MACAU / KARACHI: With more and more consumers choosing tablets over laptops, Intel Corp, too, switched gears. The chip-making giant will start rolling out its tablets and detachables into the Pakistani market – still in its infancy for tablets – in the second half of 2013.
“The seven-inch tablets [with Intel chip inside] will hit the market by the end of June or early July. Intel’s Ultrabook 2-in-1 detachable will also be coming in the next two months or so,” Kamil Hasan, the director for Intel’s partners in the Asia Pacific region told The Express Tribune on the sidelines of Intel Solutions Summit 2013, held in Macau mid-May.
The move is in line with global trends whereby more consumers are expected to abandon laptops for tablets.
Tablet shipments are expected to grow by 58.7% year-on-year in 2013 to reach 229.3 million units, according to a forecast by International Data Corporation – a global research, analysis and advisory firm specialising in information communications technology.
The May 28 report by IDC also predicted that tablet shipments will surpass that of PCs this year with the latter recording negative growth for the second consecutive year.
With Chinese tablets already available for as low as $70, the Santa Clara, California-based chip maker is likely to face strong competition in a market that is not yet ready for tablets.
Cheap Chinese tablets range anywhere between $70 and $140, according to Mudassar Jahangir, Editor of Moremag, a Lahore-based publication that covers IT and telecom news. This may turn out to be a test for Intel, according to Jahangir, as current market trends show very little support for the low-end tablets.
Intel is looking for a price tag of $130, which critics put into the low-end category. The chip maker, however, insists its tablets are not meant for the low-end customers.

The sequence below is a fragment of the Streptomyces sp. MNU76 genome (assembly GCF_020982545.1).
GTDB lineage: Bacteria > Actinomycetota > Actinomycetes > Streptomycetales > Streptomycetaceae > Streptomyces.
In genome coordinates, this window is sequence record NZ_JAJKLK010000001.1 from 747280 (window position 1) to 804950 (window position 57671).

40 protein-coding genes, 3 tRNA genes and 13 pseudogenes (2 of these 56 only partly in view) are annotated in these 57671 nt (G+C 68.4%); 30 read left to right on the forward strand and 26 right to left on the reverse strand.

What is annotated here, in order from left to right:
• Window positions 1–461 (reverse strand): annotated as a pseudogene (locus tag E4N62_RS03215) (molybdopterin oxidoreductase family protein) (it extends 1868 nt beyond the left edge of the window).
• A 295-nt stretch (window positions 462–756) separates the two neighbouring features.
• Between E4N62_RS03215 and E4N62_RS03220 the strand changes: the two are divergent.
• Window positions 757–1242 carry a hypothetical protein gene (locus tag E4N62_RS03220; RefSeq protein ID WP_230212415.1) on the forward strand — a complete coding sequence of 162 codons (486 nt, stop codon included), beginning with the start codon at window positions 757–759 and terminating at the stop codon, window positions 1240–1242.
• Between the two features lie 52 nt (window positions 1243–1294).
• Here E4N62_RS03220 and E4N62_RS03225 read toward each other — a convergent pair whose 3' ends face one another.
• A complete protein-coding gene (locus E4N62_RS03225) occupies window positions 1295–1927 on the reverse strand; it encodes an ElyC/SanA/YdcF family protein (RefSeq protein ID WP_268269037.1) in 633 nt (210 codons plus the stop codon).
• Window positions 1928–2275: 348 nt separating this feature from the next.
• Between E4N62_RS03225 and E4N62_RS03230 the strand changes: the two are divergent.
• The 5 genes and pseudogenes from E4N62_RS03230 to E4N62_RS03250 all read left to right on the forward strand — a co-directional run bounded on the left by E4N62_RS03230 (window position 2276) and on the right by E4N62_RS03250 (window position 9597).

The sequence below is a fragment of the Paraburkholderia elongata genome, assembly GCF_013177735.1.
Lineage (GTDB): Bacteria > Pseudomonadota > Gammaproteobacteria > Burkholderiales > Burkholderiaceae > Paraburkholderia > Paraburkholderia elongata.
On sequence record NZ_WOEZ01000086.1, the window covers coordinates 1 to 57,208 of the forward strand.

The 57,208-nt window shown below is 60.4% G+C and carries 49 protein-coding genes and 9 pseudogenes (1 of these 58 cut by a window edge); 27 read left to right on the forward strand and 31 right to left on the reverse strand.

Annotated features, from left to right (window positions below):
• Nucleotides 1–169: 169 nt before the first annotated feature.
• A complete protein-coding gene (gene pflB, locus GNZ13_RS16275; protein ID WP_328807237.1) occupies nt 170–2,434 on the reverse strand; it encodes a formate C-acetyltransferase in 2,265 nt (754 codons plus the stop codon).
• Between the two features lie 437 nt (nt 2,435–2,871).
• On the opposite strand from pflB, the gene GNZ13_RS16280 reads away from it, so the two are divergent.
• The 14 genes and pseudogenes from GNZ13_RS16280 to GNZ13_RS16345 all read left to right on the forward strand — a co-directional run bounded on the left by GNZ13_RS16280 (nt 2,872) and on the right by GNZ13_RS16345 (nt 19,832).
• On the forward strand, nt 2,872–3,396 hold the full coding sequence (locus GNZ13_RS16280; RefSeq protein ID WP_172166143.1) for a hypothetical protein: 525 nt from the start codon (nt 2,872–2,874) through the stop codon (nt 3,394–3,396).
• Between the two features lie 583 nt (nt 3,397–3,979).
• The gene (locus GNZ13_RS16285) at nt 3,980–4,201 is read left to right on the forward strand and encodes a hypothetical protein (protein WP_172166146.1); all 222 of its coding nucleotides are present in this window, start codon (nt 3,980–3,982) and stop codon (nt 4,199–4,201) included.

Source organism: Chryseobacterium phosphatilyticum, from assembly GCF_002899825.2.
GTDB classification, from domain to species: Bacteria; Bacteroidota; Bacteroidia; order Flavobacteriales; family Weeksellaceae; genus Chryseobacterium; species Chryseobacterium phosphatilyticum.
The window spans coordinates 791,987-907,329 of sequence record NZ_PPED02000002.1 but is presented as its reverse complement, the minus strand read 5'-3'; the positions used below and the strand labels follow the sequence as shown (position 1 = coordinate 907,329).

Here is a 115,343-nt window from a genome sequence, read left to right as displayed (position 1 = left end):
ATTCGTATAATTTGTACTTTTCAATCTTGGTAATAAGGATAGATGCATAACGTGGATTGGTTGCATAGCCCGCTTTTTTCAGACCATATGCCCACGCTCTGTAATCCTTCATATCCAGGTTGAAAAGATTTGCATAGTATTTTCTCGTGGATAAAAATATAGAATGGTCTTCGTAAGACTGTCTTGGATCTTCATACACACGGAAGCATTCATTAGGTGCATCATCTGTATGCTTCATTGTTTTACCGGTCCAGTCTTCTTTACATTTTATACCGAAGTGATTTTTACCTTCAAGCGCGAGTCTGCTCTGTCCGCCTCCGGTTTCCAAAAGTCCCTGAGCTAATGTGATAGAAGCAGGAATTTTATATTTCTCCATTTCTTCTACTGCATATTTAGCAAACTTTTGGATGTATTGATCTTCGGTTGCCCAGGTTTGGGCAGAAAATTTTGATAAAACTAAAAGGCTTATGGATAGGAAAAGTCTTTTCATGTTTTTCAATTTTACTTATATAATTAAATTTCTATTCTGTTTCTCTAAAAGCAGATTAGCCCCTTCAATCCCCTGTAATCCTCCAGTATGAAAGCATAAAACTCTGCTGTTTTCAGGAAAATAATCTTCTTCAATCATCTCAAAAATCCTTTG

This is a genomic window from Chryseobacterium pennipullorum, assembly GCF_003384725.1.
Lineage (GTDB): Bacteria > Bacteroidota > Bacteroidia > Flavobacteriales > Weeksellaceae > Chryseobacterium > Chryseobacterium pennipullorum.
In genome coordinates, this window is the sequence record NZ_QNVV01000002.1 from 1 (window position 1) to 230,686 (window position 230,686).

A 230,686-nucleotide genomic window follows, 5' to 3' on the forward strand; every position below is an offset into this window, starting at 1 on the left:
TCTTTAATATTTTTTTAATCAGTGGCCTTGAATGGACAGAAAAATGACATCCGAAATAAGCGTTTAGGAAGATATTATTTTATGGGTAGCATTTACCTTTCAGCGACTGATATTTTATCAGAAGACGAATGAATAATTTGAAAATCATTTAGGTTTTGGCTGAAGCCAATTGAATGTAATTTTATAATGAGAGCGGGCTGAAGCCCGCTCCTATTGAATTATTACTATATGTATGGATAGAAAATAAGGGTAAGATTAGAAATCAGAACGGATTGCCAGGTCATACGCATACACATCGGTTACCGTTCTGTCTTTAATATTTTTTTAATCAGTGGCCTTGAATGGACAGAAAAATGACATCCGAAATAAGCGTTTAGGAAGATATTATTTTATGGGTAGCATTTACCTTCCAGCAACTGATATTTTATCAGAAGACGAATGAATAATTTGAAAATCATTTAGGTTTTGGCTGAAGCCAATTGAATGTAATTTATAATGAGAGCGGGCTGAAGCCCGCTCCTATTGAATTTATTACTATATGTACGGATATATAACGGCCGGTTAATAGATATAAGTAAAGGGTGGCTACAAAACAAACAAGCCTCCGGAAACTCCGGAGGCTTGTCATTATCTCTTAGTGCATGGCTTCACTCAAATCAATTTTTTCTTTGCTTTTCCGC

“We don’t want to play the lowest end,” said Hasan. Those selling cheap are compromising on quality, he said.
The return rate for the cheaper products is 30% that means 30 out of 100 products are sent back for warranty support, he said, adding the return rate for Intel CPUs is 0.01%. It, therefore, makes sense to spend a little more on quality, he stressed.
Whichever consumer group the product may serve, Pakistani market is not yet ready for tablets, according to Jahangir. The basic purpose of such devices is served with high-speed internet and Pakistan hasn’t reached a level where people can carry and use tablets on roads, bus stops, restaurants, coffee shops, etcetera, he added.
Hasan also admitted that Pakistan’s tablet market has a long way to go. Tablet experience, according to him, is only complete with proper internet, something Pakistan does not have. One can buy and download a song from App store in three seconds in Singapore, downloading the same in Pakistan will take at least 15 minutes.
Intel has also entered the smartphone market but it has yet to catch up with market leader Qualcomm.
People are preferring smartphones over tablets, Hasan said, but Intel has some catching up to do in that area as the chips for CPUs and the chips for smartphones are a different ballgame.
Thus, Intel is now focusing on scaled down chips for smartphones – the Silvermont, Atom and Haswell. These energy-efficient processors will have higher battery life for their new models of detachables that can convert into tablets.
Intel’s detachable may do well for high-end customers, according to Jahangir. Their convertibles can pick up some of the tablet demand, he said. If they can add some value to their low-end tablets – portable keyboard, for example – they might click as well, he said.
Published in The Express Tribune, June 6th, 2013.
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